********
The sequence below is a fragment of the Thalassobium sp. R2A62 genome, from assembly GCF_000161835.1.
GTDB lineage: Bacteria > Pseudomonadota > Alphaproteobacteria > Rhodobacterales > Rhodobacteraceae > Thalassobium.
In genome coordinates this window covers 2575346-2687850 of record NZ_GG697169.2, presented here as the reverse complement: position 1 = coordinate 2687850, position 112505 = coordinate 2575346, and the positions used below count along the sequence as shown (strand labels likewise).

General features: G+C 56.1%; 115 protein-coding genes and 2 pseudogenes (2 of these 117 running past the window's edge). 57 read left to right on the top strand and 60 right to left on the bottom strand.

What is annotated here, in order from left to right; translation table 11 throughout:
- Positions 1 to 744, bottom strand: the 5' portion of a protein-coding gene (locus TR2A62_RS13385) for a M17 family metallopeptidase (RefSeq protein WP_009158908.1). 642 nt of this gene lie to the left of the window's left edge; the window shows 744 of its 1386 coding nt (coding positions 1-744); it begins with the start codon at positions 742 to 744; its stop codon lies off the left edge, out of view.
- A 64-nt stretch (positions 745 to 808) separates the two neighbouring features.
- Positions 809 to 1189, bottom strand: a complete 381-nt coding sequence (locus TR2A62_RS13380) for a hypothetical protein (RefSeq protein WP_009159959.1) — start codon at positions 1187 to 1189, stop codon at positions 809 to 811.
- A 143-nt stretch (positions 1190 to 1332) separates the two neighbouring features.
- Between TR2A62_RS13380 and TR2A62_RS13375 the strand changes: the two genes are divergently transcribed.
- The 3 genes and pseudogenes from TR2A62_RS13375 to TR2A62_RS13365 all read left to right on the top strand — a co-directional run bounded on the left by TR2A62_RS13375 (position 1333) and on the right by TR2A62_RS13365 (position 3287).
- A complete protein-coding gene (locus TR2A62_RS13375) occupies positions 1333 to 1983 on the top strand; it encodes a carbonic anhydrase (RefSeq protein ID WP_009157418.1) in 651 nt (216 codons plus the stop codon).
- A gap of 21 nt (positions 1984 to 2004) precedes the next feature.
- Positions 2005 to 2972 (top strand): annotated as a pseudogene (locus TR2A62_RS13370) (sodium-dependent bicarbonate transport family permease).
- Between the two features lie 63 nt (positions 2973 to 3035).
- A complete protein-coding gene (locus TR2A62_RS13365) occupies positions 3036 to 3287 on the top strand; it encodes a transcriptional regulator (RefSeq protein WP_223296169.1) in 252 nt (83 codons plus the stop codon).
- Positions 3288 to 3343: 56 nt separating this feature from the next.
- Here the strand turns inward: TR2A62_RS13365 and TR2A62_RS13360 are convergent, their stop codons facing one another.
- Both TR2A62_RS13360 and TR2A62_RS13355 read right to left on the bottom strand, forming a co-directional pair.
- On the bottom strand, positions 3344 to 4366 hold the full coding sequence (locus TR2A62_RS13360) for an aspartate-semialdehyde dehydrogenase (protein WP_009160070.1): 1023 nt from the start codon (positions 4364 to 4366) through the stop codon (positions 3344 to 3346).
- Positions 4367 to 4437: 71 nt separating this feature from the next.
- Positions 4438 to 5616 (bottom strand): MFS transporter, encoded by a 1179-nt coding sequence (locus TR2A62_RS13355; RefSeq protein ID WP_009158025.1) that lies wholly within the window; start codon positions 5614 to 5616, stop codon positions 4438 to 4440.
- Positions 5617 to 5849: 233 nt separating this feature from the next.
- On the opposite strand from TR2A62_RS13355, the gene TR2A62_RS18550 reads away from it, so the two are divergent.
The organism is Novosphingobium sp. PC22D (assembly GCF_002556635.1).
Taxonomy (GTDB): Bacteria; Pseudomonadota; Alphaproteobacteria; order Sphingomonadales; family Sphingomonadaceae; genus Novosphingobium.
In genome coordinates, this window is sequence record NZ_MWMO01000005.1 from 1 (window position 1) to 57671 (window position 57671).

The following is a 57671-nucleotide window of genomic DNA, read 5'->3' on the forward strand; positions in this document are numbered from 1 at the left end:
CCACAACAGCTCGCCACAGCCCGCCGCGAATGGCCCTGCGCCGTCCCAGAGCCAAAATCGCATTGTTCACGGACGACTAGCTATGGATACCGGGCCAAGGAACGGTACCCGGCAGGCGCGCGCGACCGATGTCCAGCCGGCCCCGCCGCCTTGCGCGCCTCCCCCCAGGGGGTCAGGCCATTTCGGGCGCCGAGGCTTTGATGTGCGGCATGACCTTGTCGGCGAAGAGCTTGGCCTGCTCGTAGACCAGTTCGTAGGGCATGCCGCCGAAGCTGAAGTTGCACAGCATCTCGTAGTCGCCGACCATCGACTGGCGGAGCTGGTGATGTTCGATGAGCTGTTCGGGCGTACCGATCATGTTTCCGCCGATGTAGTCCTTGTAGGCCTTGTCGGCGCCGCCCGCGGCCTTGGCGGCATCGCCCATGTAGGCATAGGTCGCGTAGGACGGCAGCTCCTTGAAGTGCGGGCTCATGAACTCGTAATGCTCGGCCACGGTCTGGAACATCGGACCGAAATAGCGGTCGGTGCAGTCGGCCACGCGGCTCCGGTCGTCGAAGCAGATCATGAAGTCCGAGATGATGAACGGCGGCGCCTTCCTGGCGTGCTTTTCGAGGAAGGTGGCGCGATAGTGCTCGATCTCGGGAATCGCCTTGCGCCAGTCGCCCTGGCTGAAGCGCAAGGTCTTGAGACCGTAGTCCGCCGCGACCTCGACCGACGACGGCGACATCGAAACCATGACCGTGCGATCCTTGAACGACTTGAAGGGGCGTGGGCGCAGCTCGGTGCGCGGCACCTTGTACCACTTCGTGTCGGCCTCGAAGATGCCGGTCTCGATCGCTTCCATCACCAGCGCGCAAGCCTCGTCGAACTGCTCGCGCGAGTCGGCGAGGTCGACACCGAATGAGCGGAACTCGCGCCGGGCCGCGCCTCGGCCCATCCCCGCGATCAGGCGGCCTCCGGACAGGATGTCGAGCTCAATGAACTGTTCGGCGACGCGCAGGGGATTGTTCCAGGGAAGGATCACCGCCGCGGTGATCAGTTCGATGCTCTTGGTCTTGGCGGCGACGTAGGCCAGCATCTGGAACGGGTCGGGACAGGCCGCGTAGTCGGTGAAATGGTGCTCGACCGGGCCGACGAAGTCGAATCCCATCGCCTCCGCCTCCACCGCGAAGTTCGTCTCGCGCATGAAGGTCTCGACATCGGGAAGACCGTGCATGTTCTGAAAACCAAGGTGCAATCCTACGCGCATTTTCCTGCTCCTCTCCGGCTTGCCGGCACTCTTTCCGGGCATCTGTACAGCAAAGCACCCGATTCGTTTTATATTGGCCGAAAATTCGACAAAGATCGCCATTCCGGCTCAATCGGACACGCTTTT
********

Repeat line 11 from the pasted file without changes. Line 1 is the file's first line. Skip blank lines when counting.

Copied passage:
- The 3 genes and pseudogenes from TR2A62_RS13375 to TR2A62_RS13365 all read left to right on the top strand — a co-directional run bounded on the left by TR2A62_RS13375 (position 1333) and on the right by TR2A62_RS13365 (position 3287).